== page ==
I think that we have a tendency to think our calling is our purpose. A person ca get the idea that their whole life’s purpose is to save people through preaching the gospel, but one of the greatest truths that God has revealed to us is that this is not our purpose. Jesus reconciled us to God so that it could be like it was in the beginning. When Adam and Eve were created their purpose their original purpose was to relate to God, to talk to him, to know him – to live with him. I believe that this is also our purpose today. The reason I exist is to know God through Jesus, and I think that when you realize this and walk in this truth then spreading the gospel becomes a natural overflow of everything you do, whether music, business, or otherwise. I think this is why the early church spread like wildfire. It’s not about finding meaning and purpose to life in our activities (even if the activity is to save people) It is really about finding meaning, purpose, and fulfillment in knowing God.

This truth has changed our lives, and, as a result, changed how we write. With “Young Love”, our approach to writing has really been more about listening, getting to know who God is and expressing what we personally experience along the way. We try to convey something that is real to us, something that is tangible. This impact has allowed us to have firm belief in what we write and sing about.

What does the term ‘worship’ mean to you, and how would you define it?

We believe it’s all about how you relate to God. Jesus said that true worshipers will worship in spirit and in truth. It is about approaching Him in the Spirit, which is where our new identity in Christ is. We seek to sing and write about our new spirit-man and who we are right now. When we open our mouth and sing these words we are approaching God with the truth about who we are and who he has made us. Worship is something that is not confined to a building, church, or cultural background; it is purely based on God’s spirit. And once we realize who our spirit is, we can then approach God and worship him in Spirit and in truth.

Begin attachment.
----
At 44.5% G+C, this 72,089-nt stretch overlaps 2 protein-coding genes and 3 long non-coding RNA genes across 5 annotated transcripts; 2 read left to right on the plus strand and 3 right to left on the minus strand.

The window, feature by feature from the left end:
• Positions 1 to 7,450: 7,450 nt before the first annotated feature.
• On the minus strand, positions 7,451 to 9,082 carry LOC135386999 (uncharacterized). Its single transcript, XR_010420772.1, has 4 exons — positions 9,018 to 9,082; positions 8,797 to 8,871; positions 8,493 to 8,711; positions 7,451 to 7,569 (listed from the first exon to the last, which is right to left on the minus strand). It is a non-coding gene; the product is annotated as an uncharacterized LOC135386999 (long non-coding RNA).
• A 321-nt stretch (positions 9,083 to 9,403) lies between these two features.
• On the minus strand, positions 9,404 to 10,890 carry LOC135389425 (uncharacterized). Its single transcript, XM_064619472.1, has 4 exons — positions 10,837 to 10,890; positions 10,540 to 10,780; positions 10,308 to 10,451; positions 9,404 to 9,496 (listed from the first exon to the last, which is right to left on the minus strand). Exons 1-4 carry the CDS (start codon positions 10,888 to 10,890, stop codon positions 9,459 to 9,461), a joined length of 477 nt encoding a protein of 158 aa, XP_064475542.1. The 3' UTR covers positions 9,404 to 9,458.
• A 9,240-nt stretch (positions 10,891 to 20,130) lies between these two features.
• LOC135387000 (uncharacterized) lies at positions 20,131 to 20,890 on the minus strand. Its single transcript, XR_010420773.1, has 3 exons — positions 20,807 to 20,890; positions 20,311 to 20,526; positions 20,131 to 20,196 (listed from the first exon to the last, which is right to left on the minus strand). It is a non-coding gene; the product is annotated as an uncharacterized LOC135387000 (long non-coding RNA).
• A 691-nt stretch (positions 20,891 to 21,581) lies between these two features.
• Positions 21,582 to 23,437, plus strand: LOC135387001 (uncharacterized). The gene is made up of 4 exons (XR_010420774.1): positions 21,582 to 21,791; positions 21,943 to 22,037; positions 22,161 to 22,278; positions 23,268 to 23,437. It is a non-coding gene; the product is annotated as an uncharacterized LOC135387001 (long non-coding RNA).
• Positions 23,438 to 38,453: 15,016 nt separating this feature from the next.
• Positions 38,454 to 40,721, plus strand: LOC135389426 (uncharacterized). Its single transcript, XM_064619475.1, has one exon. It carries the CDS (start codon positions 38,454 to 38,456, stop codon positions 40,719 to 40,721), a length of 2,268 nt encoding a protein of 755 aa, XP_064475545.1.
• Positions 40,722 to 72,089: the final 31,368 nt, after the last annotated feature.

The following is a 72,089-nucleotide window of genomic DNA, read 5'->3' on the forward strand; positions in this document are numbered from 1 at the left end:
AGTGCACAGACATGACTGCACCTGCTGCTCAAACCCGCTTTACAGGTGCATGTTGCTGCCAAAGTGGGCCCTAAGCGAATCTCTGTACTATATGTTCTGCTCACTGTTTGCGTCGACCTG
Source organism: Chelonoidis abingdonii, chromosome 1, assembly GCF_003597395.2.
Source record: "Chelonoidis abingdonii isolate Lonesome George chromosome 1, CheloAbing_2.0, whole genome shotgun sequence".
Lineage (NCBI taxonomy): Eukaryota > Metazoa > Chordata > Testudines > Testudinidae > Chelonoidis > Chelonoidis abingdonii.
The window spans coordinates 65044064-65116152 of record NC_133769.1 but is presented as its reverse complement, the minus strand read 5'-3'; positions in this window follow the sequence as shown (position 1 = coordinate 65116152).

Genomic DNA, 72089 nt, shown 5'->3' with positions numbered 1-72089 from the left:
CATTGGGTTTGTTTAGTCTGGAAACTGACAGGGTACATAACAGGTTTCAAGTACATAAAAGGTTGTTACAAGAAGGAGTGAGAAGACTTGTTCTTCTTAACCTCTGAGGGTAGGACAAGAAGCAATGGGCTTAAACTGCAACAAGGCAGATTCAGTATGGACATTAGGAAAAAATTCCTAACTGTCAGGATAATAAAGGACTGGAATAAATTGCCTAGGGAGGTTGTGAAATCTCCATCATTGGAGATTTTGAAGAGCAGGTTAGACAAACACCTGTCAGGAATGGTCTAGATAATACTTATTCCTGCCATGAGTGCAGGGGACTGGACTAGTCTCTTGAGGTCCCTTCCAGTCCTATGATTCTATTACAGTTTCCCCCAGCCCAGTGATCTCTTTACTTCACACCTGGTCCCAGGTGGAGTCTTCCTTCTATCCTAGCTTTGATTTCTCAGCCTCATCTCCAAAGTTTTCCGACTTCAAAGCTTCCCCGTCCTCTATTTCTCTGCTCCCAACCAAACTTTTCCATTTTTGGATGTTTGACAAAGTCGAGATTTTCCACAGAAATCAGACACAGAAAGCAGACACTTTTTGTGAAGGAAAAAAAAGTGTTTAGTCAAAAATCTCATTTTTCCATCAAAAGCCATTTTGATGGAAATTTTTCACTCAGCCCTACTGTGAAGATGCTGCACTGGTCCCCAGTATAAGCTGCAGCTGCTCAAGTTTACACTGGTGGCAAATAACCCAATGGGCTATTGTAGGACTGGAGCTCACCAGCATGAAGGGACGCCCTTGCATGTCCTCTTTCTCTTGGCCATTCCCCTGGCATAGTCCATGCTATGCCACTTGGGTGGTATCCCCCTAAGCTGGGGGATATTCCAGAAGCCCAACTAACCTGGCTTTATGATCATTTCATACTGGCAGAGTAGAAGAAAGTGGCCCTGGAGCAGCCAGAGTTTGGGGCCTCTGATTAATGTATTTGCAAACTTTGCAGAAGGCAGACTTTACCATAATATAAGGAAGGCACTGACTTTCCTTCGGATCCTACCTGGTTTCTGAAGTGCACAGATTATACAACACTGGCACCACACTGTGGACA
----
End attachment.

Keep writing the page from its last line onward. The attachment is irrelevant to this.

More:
Let’s look ahead. What are the future aspirations for Kye Kye?

Our focus right now is on our live show, and how to best impact those who come, whether that be through the sound, lights, words, instruments, atmosphere, or whatever else. We want people to leave with a better understanding of who God is and why we all need him.

We are writing at every chance we get and we plan to release a few song remixes from “Young Love” at the beginning of next year. Our project in the works is a 6-song EP entitled “Body” which is going to be part of a 3-EP series in which the other two will be titled “Soul” and “Spirit” respectively.

Make sure you catch Kye Kye on tour if they’re anywhere near you.

Amber Brooks – Album Interview

Amber Brooks

Still I Rise [MorningStar Music]

Amber’s debut album, Still I Rise, is passionate, beautiful, and a cry of the heart for one and for many. One will find a love story in the lyrics; a love story about the pursuit of God, knowing not only that He will not disappoint, but that he has already been pursuing us.

The album’s sound is intense and beautiful. The lyrics communicate an experience with God’s overpowering love. The music boasts a rich diversity of sounds and styles. Piano, guitar and percussion are the staples of this album but Amber’s soaring voice is paired with much creatively textured instrumentation. Listeners of John Mark McMillan, Mute Math, and Misty Edwards may enjoy some of the musical similarities.

Loud driving moments feature the wailing guitars and crashing cymbals that accompany the chorus of “Like You Promised”, the growing wall of sound that comes in like a tidal wave in “Branded”, and anthemic album closer “Heavenly Places”. Tight discordant harmonies segue into richer resolved ones as they accompany a farewell to unfulfilment in “To Whom It May Concern”. Intricate rhythm patterns fill “Hallelujah, Still I Rise” and “Vagabonds”.